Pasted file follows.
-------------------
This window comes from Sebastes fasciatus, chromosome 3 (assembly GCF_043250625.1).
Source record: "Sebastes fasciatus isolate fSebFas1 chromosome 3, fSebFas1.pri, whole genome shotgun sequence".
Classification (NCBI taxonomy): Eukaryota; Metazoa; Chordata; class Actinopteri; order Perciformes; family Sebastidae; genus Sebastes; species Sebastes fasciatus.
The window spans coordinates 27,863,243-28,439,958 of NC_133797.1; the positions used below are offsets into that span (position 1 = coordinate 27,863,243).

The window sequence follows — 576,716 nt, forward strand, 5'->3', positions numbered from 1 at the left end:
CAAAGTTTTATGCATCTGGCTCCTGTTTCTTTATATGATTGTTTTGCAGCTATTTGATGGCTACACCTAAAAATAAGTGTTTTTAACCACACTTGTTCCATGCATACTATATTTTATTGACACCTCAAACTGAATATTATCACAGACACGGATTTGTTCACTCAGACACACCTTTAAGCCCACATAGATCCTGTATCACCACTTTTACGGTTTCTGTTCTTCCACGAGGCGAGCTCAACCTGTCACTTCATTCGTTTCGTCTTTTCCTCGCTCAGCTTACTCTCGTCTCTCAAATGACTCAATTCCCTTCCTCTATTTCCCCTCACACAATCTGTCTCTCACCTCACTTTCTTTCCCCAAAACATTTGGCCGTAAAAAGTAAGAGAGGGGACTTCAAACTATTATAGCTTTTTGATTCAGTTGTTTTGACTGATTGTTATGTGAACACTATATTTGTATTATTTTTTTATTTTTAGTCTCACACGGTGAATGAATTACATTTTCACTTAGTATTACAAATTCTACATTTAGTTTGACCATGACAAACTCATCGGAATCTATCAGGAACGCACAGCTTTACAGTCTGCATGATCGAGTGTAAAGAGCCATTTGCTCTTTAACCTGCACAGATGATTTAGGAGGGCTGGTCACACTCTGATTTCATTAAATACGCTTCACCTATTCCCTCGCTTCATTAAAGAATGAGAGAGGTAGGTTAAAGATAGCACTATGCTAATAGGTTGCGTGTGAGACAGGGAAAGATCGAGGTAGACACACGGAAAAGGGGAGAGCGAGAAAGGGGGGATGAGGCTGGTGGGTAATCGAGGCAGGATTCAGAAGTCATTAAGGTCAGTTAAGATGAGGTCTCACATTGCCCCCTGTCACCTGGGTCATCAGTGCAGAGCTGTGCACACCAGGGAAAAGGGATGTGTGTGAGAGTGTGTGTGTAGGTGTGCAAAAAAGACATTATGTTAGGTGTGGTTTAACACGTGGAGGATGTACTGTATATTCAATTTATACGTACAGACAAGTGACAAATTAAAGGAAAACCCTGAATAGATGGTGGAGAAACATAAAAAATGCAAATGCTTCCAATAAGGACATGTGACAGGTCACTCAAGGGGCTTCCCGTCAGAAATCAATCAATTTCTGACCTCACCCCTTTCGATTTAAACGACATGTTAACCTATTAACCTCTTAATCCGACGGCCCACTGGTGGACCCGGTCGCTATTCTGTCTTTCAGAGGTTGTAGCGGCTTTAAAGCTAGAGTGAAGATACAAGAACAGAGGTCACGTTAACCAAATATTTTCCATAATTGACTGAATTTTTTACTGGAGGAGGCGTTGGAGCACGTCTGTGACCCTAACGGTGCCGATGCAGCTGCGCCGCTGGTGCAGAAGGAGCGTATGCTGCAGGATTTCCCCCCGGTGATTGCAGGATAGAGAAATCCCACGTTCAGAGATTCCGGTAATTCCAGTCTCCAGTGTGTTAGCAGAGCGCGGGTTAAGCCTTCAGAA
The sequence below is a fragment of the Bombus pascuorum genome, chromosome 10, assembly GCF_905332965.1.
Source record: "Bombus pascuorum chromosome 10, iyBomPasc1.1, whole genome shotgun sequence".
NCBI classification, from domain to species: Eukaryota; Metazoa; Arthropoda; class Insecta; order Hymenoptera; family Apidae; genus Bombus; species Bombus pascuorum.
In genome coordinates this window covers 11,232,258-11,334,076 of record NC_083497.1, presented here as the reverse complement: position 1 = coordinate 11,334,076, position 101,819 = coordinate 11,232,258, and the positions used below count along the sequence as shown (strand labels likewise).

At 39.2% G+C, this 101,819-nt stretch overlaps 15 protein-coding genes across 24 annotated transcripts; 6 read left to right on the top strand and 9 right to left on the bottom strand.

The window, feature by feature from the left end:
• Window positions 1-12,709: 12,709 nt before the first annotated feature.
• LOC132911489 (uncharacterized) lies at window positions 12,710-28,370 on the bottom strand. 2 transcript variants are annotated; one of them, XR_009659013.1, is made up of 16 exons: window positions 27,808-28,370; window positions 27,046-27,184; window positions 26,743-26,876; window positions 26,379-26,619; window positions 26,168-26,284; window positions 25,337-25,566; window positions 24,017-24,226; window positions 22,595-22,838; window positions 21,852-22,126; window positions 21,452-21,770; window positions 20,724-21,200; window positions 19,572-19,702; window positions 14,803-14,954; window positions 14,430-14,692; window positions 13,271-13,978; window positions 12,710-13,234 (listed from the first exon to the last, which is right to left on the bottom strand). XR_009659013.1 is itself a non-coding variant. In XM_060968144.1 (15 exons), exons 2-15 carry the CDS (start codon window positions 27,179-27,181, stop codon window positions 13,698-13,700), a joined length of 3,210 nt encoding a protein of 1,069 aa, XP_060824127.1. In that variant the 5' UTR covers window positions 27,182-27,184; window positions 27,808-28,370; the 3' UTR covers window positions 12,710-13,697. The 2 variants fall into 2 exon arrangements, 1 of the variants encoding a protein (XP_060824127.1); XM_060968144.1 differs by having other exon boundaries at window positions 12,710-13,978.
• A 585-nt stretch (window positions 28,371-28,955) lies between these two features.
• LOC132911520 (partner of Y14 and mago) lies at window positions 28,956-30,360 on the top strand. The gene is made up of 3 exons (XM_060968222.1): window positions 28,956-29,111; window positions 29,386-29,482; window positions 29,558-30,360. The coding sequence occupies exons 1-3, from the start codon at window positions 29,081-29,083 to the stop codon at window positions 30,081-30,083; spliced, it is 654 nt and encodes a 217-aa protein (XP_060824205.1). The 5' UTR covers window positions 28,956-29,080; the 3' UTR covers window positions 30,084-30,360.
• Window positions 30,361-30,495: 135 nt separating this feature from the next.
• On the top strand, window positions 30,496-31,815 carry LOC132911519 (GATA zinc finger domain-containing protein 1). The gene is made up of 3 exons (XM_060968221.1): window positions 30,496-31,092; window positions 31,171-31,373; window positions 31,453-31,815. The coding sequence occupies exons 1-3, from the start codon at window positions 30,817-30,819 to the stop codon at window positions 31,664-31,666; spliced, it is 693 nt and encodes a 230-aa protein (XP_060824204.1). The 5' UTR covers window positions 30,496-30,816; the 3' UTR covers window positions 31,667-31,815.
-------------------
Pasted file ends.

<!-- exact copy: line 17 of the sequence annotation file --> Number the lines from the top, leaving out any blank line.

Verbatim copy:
• Window positions 30,361-30,495: 135 nt separating this feature from the next.